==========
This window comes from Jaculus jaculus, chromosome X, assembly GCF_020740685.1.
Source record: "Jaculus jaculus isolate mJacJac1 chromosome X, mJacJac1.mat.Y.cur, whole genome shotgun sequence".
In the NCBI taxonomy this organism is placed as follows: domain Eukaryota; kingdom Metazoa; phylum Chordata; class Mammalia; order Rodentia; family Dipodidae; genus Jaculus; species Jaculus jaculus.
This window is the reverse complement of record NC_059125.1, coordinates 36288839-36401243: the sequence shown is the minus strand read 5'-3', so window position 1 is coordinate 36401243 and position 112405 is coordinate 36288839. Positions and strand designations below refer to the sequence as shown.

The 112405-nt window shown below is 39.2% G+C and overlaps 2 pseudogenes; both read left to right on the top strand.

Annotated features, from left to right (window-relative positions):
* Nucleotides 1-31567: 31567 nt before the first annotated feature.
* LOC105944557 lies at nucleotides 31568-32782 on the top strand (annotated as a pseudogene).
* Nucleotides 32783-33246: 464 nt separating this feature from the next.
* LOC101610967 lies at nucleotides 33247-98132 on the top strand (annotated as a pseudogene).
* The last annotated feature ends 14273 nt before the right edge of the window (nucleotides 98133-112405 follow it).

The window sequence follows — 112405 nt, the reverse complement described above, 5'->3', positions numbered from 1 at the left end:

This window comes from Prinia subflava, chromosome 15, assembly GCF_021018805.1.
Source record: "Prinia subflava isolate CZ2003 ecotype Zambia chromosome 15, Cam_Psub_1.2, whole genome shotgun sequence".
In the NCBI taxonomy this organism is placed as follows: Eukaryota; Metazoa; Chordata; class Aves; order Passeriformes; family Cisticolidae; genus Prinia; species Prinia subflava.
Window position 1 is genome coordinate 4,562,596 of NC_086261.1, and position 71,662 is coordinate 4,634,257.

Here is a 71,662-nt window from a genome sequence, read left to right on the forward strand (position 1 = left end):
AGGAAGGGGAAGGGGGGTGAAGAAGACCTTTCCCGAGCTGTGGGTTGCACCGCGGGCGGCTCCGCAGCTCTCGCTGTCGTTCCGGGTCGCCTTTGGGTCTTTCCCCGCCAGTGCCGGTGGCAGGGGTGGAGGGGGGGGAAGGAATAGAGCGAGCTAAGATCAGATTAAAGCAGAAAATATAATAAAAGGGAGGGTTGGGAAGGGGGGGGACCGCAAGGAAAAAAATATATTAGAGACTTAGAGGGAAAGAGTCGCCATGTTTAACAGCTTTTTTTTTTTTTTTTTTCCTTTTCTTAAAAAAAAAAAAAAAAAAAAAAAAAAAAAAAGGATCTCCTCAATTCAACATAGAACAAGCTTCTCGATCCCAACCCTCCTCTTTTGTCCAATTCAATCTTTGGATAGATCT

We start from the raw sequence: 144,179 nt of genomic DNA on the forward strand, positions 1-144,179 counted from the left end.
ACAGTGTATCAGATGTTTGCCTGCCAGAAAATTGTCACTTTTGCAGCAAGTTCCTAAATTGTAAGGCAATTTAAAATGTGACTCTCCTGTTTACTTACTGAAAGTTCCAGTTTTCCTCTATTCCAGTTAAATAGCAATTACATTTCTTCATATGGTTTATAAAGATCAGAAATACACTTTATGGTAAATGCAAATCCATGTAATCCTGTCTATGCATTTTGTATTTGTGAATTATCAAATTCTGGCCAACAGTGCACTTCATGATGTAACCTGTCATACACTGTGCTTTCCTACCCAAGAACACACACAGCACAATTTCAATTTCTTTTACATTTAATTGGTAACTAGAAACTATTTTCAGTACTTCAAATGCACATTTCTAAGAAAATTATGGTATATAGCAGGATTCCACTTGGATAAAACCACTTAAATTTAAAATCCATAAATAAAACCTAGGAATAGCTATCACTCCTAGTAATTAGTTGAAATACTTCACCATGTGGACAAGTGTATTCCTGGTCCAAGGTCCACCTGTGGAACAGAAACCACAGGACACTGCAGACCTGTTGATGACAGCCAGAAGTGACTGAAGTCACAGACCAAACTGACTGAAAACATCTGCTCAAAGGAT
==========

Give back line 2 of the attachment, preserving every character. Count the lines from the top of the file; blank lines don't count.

Source record: "Jaculus jaculus isolate mJacJac1 chromosome X, mJacJac1.mat.Y.cur, whole genome shotgun sequence".